by Ashley Swanson, South Heartland District Health Department

HASTINGS, NE - Diabetes is a life-long health condition that disrupts how a person’s body turns food into energy. According to the Centers for Disease Control, in the United States more than 1 in 3 adults have prediabetes, which puts them at higher risk for developing type 2 diabetes, heart disease, and stroke.

However, there are ways to prevent prediabetes from turning into diabetes, as was found by Hastings resident Kenny Morris, who was diagnosed with prediabetes by his doctor in 2017. 

Having had a grandmother who was diagnosed with diabetes, and knowing some of the issues she dealt with, Morris didn’t want his diagnosis to worsen, so he knew he had to make some lifestyle changes. 

That’s when his doctor recommended the Smart Moves Diabetes Prevention Program (DPP) led by Liz Chamberlain at the South Heartland District Health Department. 

During the in-person year-long series of classes, Morris said they were taught about portion sizes; avoiding fad diets; eating healthy, energizing foods; and incorporating exercise in each day. 

Changing his food habits was one of the bigger challenges he had to face. “That was another thing about foods, learning what foods help to eliminate the craving and make you feel fuller, longer, and give you more protein.” 

When he took the classes, he was driving truck and, to get in his exercise, Morris said he would park the truck, get in his 250 steps and then get on the road again. 

“[The classes] give you different ideas on if you’re at the office or if you’re at home, just different ideas of getting some strength exercises, cardio, such as walking or running or jogging. And I found that very helpful.” 

Morris also noted how if participants are having trouble with an exercise they can talk with Chamberlain and she’ll find ways to help them out to make the exercise more manageable. 

The Smart Moves DPP is a year-long program consisting of weekly sessions for 4 months followed by monthly sessions for 8 months. Participants meet in a small group with a lifestyle coach and receive handouts and resources they can take home and keep for future use. They set weight loss and exercise goals and the coach helps them stay on track. 

Support from others, especially family, was something Morris said was a huge aspect to the program. “That support is a major issue, because if the family support is not there it makes it hard to go through and complete it and do what you need to do. You could see the successes of the ones that did go through the class and it did make a difference and how their support was, and how for others how the support wasn’t quite there.”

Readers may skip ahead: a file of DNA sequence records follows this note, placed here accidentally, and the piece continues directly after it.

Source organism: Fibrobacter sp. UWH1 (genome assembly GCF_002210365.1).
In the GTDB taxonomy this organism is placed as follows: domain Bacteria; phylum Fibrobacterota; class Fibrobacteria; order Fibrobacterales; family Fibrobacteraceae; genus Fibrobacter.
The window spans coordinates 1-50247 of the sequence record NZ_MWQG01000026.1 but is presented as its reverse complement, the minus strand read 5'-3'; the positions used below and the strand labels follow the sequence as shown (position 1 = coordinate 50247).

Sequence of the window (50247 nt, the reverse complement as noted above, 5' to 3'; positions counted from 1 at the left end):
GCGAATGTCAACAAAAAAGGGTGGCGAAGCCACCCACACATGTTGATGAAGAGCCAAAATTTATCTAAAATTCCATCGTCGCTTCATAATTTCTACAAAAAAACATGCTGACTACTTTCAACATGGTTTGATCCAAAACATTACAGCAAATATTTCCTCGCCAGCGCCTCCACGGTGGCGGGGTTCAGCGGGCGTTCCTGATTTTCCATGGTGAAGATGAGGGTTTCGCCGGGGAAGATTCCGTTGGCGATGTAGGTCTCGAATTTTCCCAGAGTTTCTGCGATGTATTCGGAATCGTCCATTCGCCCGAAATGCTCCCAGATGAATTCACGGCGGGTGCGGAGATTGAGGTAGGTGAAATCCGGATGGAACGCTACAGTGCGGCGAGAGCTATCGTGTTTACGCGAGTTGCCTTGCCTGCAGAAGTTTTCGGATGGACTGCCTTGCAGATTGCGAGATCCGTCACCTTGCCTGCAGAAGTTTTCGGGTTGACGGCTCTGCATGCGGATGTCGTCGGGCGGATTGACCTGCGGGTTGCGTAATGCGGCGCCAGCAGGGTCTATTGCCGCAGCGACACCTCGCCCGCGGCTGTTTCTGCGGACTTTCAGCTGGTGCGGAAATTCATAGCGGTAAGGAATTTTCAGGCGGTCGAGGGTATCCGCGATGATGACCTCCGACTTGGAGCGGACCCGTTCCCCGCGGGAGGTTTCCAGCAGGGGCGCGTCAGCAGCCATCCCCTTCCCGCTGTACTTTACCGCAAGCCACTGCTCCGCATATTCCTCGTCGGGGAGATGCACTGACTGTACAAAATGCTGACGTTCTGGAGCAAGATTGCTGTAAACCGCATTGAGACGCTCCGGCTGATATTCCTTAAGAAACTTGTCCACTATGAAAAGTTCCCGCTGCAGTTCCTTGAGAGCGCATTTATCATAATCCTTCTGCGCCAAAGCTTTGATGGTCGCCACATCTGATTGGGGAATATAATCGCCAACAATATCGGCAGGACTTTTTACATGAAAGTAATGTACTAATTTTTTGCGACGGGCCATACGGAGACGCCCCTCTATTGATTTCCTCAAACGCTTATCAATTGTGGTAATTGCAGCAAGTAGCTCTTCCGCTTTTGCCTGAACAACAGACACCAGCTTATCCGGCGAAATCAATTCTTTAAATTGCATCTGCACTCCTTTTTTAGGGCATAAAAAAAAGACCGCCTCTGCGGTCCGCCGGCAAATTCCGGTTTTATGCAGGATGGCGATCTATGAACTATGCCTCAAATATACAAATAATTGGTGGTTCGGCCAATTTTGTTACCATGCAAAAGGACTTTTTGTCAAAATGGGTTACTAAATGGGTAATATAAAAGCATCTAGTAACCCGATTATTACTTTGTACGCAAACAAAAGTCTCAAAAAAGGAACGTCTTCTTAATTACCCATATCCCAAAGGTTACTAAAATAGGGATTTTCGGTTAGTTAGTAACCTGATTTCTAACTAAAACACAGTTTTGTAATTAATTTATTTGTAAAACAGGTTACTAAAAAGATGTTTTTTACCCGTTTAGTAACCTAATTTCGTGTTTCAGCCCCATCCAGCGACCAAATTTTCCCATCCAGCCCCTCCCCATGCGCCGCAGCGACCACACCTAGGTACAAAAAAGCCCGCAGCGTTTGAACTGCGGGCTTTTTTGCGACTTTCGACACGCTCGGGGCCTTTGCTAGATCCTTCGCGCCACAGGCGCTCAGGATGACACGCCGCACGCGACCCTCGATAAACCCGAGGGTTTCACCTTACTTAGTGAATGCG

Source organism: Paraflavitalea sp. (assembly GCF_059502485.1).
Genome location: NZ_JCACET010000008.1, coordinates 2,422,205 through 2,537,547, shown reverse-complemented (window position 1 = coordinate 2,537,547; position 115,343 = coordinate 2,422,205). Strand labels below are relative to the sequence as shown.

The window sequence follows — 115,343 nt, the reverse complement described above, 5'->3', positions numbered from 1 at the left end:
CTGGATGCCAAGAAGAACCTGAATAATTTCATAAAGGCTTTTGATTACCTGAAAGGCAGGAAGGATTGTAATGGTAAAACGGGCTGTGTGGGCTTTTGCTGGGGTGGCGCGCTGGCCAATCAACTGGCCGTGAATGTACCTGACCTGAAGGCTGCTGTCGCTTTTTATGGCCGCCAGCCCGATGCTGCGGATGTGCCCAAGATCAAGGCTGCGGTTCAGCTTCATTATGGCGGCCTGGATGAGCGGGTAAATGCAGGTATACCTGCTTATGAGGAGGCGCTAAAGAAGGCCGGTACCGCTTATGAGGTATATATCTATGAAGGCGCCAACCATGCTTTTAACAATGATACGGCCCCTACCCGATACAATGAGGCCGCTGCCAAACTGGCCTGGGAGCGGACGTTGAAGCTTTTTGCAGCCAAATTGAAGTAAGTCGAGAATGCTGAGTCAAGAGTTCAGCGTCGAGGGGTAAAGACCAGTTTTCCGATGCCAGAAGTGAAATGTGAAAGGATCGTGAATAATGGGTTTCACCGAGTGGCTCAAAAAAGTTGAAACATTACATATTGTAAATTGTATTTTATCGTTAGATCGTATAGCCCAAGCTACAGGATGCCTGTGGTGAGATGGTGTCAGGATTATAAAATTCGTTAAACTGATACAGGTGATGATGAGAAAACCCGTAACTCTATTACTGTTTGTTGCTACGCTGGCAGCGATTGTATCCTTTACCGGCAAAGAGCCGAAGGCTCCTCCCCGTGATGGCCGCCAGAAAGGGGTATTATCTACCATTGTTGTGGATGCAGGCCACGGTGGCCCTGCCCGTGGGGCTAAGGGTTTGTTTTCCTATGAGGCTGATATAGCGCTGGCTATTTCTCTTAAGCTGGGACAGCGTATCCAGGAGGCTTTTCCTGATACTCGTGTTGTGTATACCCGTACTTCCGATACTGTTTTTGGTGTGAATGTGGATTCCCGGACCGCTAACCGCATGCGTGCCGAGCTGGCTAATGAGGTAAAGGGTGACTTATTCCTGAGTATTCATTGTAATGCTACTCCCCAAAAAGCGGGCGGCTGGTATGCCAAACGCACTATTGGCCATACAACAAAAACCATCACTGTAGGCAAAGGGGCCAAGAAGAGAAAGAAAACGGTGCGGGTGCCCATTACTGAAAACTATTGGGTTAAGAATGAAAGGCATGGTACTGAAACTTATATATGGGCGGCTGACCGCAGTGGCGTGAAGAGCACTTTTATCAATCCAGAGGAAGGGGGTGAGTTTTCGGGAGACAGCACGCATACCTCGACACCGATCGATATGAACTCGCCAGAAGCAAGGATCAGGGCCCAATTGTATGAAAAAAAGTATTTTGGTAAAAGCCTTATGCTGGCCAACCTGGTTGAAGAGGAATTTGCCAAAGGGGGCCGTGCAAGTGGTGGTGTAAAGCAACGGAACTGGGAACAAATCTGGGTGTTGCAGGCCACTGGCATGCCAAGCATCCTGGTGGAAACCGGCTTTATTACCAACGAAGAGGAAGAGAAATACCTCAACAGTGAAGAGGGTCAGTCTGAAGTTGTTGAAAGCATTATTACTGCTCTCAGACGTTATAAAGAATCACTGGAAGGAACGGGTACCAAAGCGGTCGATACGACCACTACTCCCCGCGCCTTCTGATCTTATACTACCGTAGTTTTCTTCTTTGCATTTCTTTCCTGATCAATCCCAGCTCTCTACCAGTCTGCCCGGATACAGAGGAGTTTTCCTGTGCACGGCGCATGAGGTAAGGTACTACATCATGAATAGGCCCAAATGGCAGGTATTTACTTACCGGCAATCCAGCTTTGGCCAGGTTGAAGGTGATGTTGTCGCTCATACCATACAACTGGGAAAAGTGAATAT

After the first go-round in the class, Morris was no longer classified as pre-diabetic, and his doctor was excited to see Morris’s results, including a healthy weight loss.  

At almost 70, Morris said he decided to take the class again—this time in the online format—for a refresher. Over the past five or so years, he’s had some knee surgeries and has since retired. 

“I think it’s just started to catch up with me and I just wanted a refresher. My clothes weren’t fitting and I could tell the weight was coming back on,” he said, thinking, ‘OK, I gotta stop. What did I do last time?’ 

For people who may be at risk for prediabetes, including those who are over 45 years of age, have an immediate family member such as a parent or brother/sister with type 2 diabetes, or who are not physically active, getting a prediabetes check-up is a good way to keep on top of your health. 

For those who have been diagnosed with prediabetes but aren’t sure where to start, Morris suggests taking the Smart Moves class. 

“It woke me up. This class has a lot of good information and it’s what you do with it and it’s how you deal with it. I think it will definitely make a difference and help turn things around.”

For more information about diabetes prevention or to sign up for a Smart Moves Diabetes Prevention program in your area, call South Heartland District Health Department at 402-462-6211 and ask to speak with Liz Chamberlain.